Toddler Charged With Planning A Murder, Granted Bail By Judge In Pakistan

Nine-month-old Muhammad Mosa Khan was booked in February along with 30 other people, including some his family members after stones were allegedly thrown at police and energy officials during residential raids in Lahore. Some of the town’s residents were accused of not paying for electricity. Some of the charges baby Khan was slapped with include planning a murder, threatening police, and interfering with state affairs in Pakistan.


After deciding that the nine-month-old was somehow capable of and had taken part in the alleged stone throwing, Sub-Inspector Kashif Ahmed made the decision to arrest the child. What came next were absurd scenes in which the toddler was fingerprinted and made to sit on his grandfather’s lap in court, while drinking out of his bottle.

Although the judge quickly granted bail for the child, along with the other people accused in the case, baby Muhammad is still expected back in court on April 12th. While the judge acknowledged the ludicrous nature of the charge, he claimed not to have the power to dismiss the case against him.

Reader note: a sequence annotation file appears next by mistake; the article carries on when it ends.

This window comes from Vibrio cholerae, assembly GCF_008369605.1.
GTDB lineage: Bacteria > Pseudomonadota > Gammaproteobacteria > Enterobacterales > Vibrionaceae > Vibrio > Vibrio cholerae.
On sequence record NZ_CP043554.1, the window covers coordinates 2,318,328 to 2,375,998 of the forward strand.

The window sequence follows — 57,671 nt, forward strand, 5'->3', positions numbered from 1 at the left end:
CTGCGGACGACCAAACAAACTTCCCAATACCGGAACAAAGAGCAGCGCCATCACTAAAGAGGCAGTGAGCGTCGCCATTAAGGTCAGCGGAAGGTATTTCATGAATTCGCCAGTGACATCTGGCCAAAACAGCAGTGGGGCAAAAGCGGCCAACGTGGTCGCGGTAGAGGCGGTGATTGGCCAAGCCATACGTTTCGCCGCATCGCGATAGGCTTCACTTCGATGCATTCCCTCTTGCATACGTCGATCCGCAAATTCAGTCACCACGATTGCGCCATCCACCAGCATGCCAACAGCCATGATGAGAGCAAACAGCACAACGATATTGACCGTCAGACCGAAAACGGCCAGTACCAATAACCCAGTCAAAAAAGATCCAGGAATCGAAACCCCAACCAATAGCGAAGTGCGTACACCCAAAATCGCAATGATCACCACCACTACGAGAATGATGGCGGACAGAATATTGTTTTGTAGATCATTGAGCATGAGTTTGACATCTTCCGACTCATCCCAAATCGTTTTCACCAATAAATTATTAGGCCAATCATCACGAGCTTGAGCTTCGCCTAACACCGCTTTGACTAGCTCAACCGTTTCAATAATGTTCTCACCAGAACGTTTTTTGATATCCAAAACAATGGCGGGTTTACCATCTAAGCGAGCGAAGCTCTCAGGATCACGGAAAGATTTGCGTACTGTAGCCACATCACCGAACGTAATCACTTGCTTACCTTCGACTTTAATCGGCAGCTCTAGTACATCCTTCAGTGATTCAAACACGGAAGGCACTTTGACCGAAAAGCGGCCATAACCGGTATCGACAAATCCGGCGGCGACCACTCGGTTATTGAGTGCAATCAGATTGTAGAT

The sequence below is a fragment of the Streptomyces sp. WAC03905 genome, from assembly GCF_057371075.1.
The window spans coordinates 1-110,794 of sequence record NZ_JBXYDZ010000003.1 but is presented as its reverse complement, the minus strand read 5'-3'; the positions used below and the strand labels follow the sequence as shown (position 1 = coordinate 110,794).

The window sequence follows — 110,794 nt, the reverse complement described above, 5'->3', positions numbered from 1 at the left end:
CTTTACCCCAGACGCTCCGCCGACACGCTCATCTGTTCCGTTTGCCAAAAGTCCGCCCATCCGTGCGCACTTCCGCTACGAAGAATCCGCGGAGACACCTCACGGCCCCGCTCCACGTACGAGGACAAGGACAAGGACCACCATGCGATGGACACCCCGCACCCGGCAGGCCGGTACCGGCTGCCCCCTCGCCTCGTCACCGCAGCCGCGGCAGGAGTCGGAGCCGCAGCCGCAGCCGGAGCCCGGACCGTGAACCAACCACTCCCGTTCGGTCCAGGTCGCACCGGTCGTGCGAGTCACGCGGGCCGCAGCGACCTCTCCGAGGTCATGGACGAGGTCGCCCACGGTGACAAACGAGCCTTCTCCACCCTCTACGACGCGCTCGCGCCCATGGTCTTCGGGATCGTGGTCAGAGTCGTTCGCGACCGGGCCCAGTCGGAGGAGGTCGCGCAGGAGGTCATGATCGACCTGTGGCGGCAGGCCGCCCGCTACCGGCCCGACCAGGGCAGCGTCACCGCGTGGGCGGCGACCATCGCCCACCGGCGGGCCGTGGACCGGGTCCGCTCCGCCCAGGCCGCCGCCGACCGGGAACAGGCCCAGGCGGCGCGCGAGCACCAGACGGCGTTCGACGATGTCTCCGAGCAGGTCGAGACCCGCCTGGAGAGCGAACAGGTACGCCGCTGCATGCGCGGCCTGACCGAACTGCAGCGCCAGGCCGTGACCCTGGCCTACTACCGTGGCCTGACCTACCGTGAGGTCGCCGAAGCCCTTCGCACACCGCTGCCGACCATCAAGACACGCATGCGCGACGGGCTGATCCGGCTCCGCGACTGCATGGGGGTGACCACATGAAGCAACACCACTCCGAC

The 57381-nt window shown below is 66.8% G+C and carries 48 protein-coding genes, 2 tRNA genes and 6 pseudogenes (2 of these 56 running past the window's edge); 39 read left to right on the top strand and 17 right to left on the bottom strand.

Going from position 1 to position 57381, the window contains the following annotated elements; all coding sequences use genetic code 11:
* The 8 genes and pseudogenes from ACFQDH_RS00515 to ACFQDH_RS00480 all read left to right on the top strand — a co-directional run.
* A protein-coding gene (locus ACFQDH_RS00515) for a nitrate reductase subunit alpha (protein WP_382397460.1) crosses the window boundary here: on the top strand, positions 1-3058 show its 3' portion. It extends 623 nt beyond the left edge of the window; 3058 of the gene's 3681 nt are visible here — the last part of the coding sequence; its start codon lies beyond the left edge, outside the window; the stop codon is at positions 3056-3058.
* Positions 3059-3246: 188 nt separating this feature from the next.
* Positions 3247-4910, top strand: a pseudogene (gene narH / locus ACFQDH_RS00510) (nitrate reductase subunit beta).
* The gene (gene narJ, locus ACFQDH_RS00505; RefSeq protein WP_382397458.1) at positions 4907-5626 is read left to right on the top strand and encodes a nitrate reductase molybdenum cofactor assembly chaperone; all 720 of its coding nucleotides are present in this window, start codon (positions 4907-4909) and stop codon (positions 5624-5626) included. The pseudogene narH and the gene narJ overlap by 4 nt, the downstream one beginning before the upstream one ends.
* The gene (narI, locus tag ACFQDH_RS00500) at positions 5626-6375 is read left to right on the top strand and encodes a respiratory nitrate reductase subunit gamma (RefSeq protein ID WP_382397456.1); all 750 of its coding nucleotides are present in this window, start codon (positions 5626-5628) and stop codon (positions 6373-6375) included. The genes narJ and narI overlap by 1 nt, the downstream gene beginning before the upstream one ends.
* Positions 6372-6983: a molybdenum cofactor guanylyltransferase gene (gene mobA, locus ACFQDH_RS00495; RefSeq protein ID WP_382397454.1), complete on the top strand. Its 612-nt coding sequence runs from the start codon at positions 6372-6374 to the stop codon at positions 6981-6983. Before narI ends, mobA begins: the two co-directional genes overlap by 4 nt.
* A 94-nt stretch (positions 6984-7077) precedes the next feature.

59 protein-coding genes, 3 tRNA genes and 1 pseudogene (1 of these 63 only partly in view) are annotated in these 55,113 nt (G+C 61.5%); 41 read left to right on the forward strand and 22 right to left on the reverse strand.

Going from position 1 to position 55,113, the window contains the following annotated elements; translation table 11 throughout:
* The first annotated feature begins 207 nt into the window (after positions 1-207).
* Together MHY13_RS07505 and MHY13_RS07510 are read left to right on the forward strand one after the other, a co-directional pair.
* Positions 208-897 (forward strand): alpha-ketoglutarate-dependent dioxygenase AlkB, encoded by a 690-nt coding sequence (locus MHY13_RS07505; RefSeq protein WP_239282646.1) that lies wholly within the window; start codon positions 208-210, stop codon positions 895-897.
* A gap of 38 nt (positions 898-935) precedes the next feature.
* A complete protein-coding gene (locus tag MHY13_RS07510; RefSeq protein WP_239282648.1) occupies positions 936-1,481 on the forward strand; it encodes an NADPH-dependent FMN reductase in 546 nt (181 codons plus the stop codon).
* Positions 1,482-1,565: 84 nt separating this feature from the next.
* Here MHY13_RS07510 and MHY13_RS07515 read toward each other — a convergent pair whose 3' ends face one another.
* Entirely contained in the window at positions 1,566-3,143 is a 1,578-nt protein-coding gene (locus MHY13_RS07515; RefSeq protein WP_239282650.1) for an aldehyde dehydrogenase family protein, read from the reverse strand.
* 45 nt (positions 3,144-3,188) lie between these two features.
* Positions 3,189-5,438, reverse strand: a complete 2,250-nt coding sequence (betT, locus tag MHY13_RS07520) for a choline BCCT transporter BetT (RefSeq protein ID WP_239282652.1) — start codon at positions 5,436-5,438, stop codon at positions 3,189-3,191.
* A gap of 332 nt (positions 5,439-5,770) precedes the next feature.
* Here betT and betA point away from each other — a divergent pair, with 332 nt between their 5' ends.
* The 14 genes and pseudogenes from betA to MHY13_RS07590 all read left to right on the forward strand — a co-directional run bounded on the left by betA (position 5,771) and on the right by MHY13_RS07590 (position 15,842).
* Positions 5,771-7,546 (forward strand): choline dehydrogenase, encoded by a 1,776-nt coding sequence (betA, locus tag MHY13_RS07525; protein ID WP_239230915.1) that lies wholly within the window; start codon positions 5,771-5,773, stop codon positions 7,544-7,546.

The toddler’s grandfather, Mohammad Yaseen told news sources, “He was booked under Section 326 and was presented before a court. He doesn’t even know how to pick up his milk bottle properly. How can he stone the police?” The Sub-Inspector Ahmed who arrested the child has reportedly been suspended as a result of his poor decision making, and Punjab Chief Minister Muhammad Shahbaz Sharif said stern action will be taken against all police officials who were involved with the case.


The family of Muhammad Mosa Khan says they’ve been forced into hiding after coming under intense pressure from the police, who are now facing national humiliation over the incident. The episode has a shone an embarrassing light on Pakistan’s chaotic criminal justice system, where ill-trained and underpaid police can often be quick to press false charges that can entangle the young and innocent in years of legal troubles.